Technological advances have made it possible to better meander through situations like this. I know a female executive with a transfemoral amputation who does a lot of work-related travel. She says that airports used to be full of possible pitfalls because of crowds, turns and changing speeds. She says she really had to focus on walking when she got off the plane and headed for baggage claim. After she switched to a new knee unit with microprocessors, however, she found herself free to think about other things – where to find ground transportation, which hotel she was going to, reading signs and notes. She could concentrate on other things, unlike before when most of her mental energy was focused only on walking.

Technology can also free a person for the unexpected. Many transfemoral amputees do very little talking while walking because they must concentrate on both the mechanics of walking and the environment. Interestingly, one person who converted to a microprocessor knee told me that before she made the change she and her husband rarely talked while walking because she had to concentrate on walking. She says her husband really enjoyed those silent, contemplative strolls. Now that she’s converted to one of the new microprocessor knees, her bubbling personality comes out while they’re walking. Though her husband appreciates her newfound freedom, she says that he sometimes wonders what happened to the peace and quiet he used to enjoy on their walks.

These last two scenarios illustrate that the new technological advantages are not always obvious or easy to measure. When thinking about walking, most of us tend to focus on energy, the number of steps a person takes during a typical day, and other things of this nature. But the real value might be in minimizing stumbling and falling and freeing people to think about other things while walking – like listening to what your spouse is saying, for instance.

“The difference between a good walker and a bad one is that one walks with his heart, the other with his feet.”
– William Henry Davies, poet

High-Tech, Low-Tech and No-Tech Solutions

The recent decades have brought tremendous technological advances aimed at improving quality of life and ease of motion. Therefore, many people assume that the latest and greatest technology is always the best. Though technology offers solutions for problems, however, it’s important to keep in mind that there isn’t a single answer for everything. One knee system is not right for everybody. One socket system isn’t perfect for everyone. There isn’t a single suspension system that does the job for all. When it comes to people, there are high-tech, low-tech and no-tech kinds of folks. Remember our earlier analogy of the VCR. It can come with a wide array of options, but many of us are content to just push play, stop and rewind.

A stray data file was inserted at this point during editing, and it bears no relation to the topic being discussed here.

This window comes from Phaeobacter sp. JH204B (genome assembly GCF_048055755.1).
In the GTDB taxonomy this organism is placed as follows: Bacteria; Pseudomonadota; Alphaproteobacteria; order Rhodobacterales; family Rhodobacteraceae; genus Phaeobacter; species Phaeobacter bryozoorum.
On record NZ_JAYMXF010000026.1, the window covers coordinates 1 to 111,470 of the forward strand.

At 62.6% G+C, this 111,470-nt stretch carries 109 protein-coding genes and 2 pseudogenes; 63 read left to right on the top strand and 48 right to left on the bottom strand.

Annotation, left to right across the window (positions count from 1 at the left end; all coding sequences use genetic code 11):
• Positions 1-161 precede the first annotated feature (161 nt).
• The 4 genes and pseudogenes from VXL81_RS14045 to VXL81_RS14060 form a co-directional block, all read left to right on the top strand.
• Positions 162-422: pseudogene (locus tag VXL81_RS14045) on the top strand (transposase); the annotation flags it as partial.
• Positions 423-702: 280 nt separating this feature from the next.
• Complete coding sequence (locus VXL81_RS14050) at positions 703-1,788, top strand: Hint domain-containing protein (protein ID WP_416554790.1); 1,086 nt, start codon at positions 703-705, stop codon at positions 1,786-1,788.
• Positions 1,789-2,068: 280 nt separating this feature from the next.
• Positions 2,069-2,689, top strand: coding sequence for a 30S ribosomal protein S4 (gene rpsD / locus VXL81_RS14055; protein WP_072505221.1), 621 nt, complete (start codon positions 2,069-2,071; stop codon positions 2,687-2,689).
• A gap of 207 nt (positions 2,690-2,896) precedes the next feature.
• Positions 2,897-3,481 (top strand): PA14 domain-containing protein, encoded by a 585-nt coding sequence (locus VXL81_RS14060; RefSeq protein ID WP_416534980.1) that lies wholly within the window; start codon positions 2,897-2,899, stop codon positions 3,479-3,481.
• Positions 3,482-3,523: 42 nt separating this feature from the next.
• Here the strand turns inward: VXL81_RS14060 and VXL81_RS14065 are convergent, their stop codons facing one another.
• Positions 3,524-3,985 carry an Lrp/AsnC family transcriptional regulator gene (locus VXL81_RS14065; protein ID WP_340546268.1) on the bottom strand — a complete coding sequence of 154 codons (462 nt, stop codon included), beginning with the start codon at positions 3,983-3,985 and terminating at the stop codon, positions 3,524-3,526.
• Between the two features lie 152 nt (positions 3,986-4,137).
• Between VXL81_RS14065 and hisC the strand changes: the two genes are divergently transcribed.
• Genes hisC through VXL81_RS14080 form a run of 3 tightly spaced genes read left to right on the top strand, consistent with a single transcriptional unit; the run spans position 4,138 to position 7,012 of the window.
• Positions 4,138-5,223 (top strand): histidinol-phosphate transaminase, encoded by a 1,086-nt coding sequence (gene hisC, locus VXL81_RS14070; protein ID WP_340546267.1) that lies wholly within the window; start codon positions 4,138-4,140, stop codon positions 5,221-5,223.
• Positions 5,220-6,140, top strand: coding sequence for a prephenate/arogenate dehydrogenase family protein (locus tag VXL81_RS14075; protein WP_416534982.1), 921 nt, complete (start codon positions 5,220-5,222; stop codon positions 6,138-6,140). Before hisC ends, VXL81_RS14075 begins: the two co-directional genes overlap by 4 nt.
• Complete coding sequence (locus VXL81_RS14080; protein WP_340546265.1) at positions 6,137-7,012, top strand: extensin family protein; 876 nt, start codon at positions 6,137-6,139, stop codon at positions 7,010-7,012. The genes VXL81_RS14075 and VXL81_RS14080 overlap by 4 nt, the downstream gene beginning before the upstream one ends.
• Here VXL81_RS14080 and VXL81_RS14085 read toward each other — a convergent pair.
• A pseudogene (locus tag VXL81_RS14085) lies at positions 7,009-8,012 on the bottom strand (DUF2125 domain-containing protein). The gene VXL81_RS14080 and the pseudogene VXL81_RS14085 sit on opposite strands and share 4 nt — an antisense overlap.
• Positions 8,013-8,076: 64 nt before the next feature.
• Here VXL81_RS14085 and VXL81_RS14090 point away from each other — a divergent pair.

High-tech products are developed to solve problems, but they generally come with several “costs.” While cost is usually measured in dollars, the biggest impact on a person can be the emotional cost: the anxiety and fear that something will go wrong with the new technology, for example. Then there’s the “fiddle factor” – how often do I have to mess with this thing to make it work right? Circuits may go bad. What if the electronics get soaked in the rain? Batteries have to be plugged inand replaced so what happens when it runs out of “juice”? Is this new technology convenient for me? There’s a learning curve. You can’t just plug it in, push a button and go. Many new microprocessor legs are adjusted early in training, but later the software settings need to be readjusted as the person becomes more proficient and uses the device in different ways. It’s kind of like computer software upgrades. As you learn to use more and more of your computer, you have to keep changing the settings. Something that’s high-tech and fancy can require more work than something that’s simple but reliable.

“Computers are magnificent tools for the realization of our dreams, but no machine can replace the human spark of spirit, compassion, love and understanding.”
– Louis Gerstner, retired CEO, IBM

Other solutions might seem less “glamorous” because they’re not high-tech, but they’re stable and durable. There’s less gadgetry, fewer maintenance problems, and you can count on them to work when you need them. Some individuals simply love to rely on “old faithful.”

Ideally, each of us would have just the right amount of technology so that it helps us with our needs but doesn’t overwhelm us with its demands. Technology should be tailored to each person, and there’s a real art to finding the right balance. Some people even prefer not to use any technology at all.

One of the challenges in this next decade will be coming up with suggestions and protocols to appropriately match the right technology and right prosthetic design to the right person. We need to figure out who’s going to do better with a quad socket than with a narrow ML socket. Who will do best with which knee unit? As for feet, there currently are more kinds of prosthetic feet on the market than you can count. Unfortunately, there are very few guidelines that actually say which foot is the best match for a specific person’s needs. One size does not fit all.

There’s a vast spectrum of high-tech, low-tech and notech solutions and products, and each person is unique. I’m a big believer in technology. I think it does make our lives better, but I also realize that there can be practical reasons for doing things one way versus another. What Bob likes doesn’t work as well for Joe. And Mary’s preferences are different from Betty’s. One of the secrets to success following a transfemoral amputation is matching each person with the right technology or understanding a person’s desire to go forward with no technology at all. It’s your body. What’s best for you?

Disclaimer: The following information is provided and owned by the Amputation Coalition of America and was previously published on the website http://www.amputee-coalition.org or the Coalitions Newsletter, inMotion.